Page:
The effects of different ages and dosages on the plasma disposition and hair concentration profile of ivermectin following pour-on administration in goats

Gokbulut C., Cirak V. Y., ŞENLİK B., Aksit D., McKellar Q. A.

JOURNAL OF VETERINARY PHARMACOLOGY AND THERAPEUTICS, vol.34, no.1, pp.70-75, 2011 (SCI-Expanded) identifier identifier identifier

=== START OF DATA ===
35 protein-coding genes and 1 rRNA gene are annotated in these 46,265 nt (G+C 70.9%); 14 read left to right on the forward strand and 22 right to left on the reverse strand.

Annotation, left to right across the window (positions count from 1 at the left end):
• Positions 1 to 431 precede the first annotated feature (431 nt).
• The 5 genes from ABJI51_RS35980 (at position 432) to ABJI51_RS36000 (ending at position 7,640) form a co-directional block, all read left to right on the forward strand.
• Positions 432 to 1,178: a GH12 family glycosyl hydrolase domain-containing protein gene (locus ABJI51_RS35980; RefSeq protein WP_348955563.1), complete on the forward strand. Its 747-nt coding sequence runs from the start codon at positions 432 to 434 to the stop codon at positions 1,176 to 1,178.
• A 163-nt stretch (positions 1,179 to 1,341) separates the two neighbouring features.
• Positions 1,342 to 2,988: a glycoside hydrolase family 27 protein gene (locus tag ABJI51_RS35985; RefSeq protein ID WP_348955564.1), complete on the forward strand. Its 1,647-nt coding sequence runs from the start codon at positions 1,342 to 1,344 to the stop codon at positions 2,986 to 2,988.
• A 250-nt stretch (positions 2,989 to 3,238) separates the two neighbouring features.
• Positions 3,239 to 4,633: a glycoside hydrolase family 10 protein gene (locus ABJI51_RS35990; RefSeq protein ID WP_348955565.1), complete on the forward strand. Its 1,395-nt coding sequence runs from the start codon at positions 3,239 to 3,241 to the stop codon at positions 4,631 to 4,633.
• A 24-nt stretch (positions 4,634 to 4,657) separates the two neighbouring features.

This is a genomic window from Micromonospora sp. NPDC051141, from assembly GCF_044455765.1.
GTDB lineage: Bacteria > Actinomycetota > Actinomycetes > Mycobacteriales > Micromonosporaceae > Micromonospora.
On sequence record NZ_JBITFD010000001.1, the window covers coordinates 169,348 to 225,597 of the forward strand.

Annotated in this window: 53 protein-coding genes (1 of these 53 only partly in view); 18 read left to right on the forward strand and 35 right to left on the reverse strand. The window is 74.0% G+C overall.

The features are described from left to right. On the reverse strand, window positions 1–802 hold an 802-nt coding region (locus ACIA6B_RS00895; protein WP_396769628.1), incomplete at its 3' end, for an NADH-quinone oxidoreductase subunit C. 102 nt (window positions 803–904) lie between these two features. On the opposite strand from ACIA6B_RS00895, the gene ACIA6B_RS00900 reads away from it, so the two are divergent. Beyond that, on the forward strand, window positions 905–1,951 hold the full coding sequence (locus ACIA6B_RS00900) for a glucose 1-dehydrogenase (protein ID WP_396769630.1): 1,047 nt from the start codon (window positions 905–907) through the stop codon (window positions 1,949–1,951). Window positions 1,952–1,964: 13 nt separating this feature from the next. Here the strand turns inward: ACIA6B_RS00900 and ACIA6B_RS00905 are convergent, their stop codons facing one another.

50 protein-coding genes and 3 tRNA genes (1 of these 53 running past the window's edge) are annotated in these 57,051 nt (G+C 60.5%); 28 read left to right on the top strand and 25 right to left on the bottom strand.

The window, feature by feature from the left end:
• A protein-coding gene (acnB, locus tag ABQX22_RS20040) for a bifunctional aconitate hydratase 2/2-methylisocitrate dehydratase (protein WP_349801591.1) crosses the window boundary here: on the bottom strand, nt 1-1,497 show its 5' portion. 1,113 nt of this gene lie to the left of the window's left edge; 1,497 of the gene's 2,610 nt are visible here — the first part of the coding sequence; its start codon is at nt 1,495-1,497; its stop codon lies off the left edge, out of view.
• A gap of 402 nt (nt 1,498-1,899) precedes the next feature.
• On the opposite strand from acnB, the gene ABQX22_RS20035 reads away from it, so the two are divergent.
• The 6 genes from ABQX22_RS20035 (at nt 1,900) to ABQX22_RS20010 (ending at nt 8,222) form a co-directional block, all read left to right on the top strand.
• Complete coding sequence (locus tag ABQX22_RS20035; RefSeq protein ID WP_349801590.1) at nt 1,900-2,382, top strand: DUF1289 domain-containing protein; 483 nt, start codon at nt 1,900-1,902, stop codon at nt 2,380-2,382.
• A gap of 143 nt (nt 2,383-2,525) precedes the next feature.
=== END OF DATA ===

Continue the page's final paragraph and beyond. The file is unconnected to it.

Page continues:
The effects of different ages and dosages on the plasma disposition and hair degradation of ivermectin (IVM) were investigated following pour-on administration in goats. Twenty-eight female Saanen goats allocated into two groups of 14 animals according to their ages as young (5-6 months old) and old (12-24 months old) groups. Each age group was divided into two further of seven goats and administered pour-on formulation of IVM topically at the in recommended dosage rate of 0.5 mg/kg bodyweight The recommended cattle dosages rate of 0.5 mg/kg or at the higher dosage of 1.0 mg/kg. Blood samples were collected at various times between 1 h and 40 days. In addition, hair samples (> 0.01 g) were collected using tweezers from the application sites and far from application sites of the all animals throughout the blood sampling period. The plasma and hair samples were analyzed by high performance liquid chromatography (HPLC) using fluorescence detection following solid and liquid phase extractions, respectively. Dose- and age-dependent plasma disposition of IVM were observed in goats after pour-on administration. In addition, relatively high concentration and slow degradation of IVM in hair samples collected from the application site and far from the application site were observed in the present study. The differences between young and old goats are probably related to differences in body condition and/or lengths of haircoat. The systemic availability of IVM following pour-on administration is relatively much lower than after oral and subcutaneous administrations but the plasma persistence was prolonged. Although, the longer persistence of IVM on hairs on the application site may prolong of efficacy against ectoparasites, the poor plasma availability could result in subtherapeutic plasma concentrations, which may confer the risk of resistance development in for internal parasites after pour-on administration in goats.